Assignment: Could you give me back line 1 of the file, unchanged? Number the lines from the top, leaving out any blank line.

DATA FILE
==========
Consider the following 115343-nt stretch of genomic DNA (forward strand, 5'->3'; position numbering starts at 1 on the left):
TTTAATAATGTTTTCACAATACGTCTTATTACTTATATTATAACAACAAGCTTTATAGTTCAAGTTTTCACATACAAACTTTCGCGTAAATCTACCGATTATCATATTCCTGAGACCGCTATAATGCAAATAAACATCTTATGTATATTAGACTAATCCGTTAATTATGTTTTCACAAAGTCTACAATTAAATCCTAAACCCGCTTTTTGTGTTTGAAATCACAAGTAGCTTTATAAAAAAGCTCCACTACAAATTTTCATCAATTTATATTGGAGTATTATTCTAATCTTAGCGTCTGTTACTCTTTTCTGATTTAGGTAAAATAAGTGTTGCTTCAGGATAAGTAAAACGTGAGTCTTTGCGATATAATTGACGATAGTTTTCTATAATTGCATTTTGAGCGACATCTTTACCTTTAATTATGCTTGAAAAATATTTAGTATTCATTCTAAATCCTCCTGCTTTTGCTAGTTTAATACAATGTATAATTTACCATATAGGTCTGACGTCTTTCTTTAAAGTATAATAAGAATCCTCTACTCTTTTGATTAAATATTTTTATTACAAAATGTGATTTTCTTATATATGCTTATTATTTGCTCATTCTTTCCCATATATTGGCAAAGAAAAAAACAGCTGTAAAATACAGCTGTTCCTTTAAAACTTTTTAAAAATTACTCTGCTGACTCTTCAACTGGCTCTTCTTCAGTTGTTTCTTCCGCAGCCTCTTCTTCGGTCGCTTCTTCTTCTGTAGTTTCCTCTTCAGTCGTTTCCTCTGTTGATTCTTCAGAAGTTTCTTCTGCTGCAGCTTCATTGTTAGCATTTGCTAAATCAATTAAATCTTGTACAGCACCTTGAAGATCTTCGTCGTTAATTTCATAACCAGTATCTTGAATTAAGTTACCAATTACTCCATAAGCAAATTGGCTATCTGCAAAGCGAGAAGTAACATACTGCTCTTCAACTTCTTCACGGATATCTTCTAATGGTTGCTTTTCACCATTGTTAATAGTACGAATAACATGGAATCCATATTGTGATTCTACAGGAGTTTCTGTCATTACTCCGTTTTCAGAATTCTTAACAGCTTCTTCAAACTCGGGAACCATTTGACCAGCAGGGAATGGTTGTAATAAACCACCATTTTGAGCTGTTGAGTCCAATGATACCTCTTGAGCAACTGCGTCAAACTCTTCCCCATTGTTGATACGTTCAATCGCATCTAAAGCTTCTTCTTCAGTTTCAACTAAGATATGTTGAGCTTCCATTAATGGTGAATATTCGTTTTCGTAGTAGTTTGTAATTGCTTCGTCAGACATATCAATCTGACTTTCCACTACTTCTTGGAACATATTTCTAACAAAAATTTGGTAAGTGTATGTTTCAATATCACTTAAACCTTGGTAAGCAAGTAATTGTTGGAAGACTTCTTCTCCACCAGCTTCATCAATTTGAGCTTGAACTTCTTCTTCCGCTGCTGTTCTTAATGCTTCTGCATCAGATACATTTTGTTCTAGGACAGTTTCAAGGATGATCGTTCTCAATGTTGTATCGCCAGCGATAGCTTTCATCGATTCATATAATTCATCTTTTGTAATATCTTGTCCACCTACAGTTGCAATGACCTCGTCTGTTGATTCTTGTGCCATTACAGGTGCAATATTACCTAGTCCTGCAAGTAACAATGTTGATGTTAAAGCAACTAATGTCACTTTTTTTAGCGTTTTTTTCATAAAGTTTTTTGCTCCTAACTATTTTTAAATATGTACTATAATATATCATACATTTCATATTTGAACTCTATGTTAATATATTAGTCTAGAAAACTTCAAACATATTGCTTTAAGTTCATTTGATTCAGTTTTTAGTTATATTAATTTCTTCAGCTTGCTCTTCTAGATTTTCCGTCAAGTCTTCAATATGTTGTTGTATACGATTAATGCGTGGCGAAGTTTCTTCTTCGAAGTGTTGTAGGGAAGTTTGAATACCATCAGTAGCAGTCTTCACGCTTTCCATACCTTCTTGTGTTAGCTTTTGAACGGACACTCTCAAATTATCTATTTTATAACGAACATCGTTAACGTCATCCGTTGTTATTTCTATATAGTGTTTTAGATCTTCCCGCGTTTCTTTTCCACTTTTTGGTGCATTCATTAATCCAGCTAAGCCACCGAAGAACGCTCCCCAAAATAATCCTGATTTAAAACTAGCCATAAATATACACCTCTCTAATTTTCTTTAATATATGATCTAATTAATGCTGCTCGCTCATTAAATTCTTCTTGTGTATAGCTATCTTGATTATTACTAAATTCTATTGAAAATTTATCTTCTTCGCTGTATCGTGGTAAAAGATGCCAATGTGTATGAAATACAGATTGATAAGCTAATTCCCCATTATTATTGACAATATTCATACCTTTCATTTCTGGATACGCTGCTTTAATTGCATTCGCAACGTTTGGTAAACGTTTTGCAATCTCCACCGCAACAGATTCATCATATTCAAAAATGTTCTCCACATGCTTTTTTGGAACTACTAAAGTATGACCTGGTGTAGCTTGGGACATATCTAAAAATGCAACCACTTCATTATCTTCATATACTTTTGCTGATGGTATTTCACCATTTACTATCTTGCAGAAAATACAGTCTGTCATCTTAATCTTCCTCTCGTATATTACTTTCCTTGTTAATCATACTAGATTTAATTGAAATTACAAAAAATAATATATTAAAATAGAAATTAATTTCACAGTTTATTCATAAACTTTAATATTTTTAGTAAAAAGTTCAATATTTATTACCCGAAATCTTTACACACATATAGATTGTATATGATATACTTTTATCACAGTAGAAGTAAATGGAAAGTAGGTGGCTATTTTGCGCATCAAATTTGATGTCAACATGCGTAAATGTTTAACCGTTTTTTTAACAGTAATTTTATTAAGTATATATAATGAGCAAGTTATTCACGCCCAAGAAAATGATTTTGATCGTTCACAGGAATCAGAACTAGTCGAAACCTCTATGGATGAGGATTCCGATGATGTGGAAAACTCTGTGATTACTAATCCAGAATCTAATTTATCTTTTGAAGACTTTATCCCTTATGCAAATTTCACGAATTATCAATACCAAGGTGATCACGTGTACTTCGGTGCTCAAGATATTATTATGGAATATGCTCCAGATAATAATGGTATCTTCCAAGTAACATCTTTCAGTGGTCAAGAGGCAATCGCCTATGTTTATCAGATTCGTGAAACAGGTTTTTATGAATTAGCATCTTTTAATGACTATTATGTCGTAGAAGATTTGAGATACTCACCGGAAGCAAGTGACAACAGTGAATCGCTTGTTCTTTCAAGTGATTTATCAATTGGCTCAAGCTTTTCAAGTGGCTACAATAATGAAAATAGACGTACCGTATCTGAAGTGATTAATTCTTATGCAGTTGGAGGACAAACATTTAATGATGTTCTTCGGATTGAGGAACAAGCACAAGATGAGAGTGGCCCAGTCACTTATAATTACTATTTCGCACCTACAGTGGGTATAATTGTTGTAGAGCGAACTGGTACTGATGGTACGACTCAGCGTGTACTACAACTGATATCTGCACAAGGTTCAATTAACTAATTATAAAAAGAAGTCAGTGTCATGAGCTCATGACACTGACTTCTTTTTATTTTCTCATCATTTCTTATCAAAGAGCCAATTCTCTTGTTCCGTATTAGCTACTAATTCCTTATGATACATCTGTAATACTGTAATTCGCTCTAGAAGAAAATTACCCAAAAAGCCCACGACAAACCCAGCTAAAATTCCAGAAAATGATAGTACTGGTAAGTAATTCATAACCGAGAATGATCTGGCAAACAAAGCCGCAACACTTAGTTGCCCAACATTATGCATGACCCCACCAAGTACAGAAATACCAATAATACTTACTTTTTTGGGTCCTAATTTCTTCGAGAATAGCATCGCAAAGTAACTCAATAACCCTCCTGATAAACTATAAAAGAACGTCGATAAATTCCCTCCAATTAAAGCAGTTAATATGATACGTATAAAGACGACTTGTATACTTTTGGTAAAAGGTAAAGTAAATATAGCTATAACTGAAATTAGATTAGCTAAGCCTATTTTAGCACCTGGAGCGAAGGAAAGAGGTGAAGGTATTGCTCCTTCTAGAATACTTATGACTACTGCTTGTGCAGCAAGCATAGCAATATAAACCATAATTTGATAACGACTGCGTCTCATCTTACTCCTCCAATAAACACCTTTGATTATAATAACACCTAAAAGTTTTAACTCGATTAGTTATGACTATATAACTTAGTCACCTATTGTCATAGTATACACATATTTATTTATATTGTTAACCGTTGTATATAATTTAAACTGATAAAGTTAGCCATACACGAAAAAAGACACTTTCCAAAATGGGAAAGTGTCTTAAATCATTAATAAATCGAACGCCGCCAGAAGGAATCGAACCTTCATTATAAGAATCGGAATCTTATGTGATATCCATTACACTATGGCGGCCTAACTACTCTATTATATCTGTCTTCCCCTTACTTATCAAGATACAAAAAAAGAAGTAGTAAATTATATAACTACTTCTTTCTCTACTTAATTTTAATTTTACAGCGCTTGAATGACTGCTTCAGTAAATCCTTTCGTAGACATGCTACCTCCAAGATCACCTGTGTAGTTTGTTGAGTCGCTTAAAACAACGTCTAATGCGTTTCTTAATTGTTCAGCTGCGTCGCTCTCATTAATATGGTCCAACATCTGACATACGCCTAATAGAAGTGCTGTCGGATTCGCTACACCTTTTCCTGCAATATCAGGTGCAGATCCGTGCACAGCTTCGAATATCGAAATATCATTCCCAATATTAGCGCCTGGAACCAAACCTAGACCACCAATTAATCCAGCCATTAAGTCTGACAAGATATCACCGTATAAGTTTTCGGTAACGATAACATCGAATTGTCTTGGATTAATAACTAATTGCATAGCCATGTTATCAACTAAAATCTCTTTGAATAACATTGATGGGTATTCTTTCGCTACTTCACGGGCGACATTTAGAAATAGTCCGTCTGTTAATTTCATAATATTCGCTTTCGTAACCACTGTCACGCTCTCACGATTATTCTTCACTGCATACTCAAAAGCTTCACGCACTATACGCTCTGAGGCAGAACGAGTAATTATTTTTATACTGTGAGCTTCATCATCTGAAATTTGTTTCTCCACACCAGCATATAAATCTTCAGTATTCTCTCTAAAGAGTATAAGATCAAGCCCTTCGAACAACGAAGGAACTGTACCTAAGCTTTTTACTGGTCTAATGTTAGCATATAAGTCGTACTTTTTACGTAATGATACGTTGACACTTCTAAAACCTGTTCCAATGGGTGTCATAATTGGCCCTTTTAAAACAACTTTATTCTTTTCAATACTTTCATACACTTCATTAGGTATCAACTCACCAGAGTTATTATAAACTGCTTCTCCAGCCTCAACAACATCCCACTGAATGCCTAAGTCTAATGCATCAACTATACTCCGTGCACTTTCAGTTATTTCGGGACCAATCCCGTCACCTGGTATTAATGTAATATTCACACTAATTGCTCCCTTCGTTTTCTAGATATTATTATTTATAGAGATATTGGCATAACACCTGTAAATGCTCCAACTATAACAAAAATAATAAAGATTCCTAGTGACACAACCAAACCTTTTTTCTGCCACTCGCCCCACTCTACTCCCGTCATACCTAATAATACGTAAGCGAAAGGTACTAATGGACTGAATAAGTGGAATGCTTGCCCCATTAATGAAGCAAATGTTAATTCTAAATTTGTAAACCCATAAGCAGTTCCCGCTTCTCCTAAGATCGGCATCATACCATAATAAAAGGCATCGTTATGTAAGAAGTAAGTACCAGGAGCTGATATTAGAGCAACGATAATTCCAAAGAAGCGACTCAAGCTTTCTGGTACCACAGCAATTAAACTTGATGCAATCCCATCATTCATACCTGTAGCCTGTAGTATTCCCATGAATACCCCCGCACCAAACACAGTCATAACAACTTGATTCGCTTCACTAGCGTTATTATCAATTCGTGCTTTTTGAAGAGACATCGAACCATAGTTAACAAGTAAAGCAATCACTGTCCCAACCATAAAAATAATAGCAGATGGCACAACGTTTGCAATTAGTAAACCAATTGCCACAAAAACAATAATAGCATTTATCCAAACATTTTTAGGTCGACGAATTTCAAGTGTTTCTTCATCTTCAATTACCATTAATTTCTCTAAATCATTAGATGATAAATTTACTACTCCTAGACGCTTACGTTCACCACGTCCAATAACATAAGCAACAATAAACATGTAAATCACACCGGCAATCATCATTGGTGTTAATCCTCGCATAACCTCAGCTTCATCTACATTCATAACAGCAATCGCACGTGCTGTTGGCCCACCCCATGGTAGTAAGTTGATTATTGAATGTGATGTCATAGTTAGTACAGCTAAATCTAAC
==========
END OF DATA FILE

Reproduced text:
Consider the following 115343-nt stretch of genomic DNA (forward strand, 5'->3'; position numbering starts at 1 on the left):